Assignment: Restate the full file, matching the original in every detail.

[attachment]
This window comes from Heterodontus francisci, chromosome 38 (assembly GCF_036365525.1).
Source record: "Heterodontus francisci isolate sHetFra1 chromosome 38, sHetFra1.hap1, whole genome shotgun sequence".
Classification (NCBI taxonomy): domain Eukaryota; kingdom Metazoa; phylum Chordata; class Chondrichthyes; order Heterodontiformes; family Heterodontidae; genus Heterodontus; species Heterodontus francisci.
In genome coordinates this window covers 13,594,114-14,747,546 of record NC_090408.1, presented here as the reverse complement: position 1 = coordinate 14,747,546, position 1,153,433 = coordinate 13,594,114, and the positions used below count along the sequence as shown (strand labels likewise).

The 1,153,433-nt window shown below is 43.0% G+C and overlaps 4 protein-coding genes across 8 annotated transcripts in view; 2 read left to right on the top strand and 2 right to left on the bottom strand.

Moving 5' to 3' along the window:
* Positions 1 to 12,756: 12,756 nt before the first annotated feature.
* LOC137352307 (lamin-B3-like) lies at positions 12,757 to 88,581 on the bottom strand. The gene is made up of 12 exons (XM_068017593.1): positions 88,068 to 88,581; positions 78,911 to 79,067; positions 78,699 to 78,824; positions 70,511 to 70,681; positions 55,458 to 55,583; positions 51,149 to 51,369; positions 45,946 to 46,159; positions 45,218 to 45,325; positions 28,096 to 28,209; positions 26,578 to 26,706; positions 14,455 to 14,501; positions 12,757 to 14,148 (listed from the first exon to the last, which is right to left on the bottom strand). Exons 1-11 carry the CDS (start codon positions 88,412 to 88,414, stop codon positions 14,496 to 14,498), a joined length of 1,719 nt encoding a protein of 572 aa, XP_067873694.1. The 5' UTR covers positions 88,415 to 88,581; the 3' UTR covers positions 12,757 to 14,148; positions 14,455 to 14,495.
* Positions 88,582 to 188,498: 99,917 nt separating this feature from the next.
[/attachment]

This window comes from Heterodontus francisci, chromosome 38 (assembly GCF_036365525.1).
Source record: "Heterodontus francisci isolate sHetFra1 chromosome 38, sHetFra1.hap1, whole genome shotgun sequence".
Classification (NCBI taxonomy): domain Eukaryota; kingdom Metazoa; phylum Chordata; class Chondrichthyes; order Heterodontiformes; family Heterodontidae; genus Heterodontus; species Heterodontus francisci.
In genome coordinates this window covers 13,594,114-14,747,546 of record NC_090408.1, presented here as the reverse complement: position 1 = coordinate 14,747,546, position 1,153,433 = coordinate 13,594,114, and the positions used below count along the sequence as shown (strand labels likewise).

The 1,153,433-nt window shown below is 43.0% G+C and overlaps 4 protein-coding genes across 8 annotated transcripts in view; 2 read left to right on the top strand and 2 right to left on the bottom strand.

Moving 5' to 3' along the window:
* Positions 1 to 12,756: 12,756 nt before the first annotated feature.
* LOC137352307 (lamin-B3-like) lies at positions 12,757 to 88,581 on the bottom strand. The gene is made up of 12 exons (XM_068017593.1): positions 88,068 to 88,581; positions 78,911 to 79,067; positions 78,699 to 78,824; positions 70,511 to 70,681; positions 55,458 to 55,583; positions 51,149 to 51,369; positions 45,946 to 46,159; positions 45,218 to 45,325; positions 28,096 to 28,209; positions 26,578 to 26,706; positions 14,455 to 14,501; positions 12,757 to 14,148 (listed from the first exon to the last, which is right to left on the bottom strand). Exons 1-11 carry the CDS (start codon positions 88,412 to 88,414, stop codon positions 14,496 to 14,498), a joined length of 1,719 nt encoding a protein of 572 aa, XP_067873694.1. The 5' UTR covers positions 88,415 to 88,581; the 3' UTR covers positions 12,757 to 14,148; positions 14,455 to 14,495.
* Positions 88,582 to 188,498: 99,917 nt separating this feature from the next.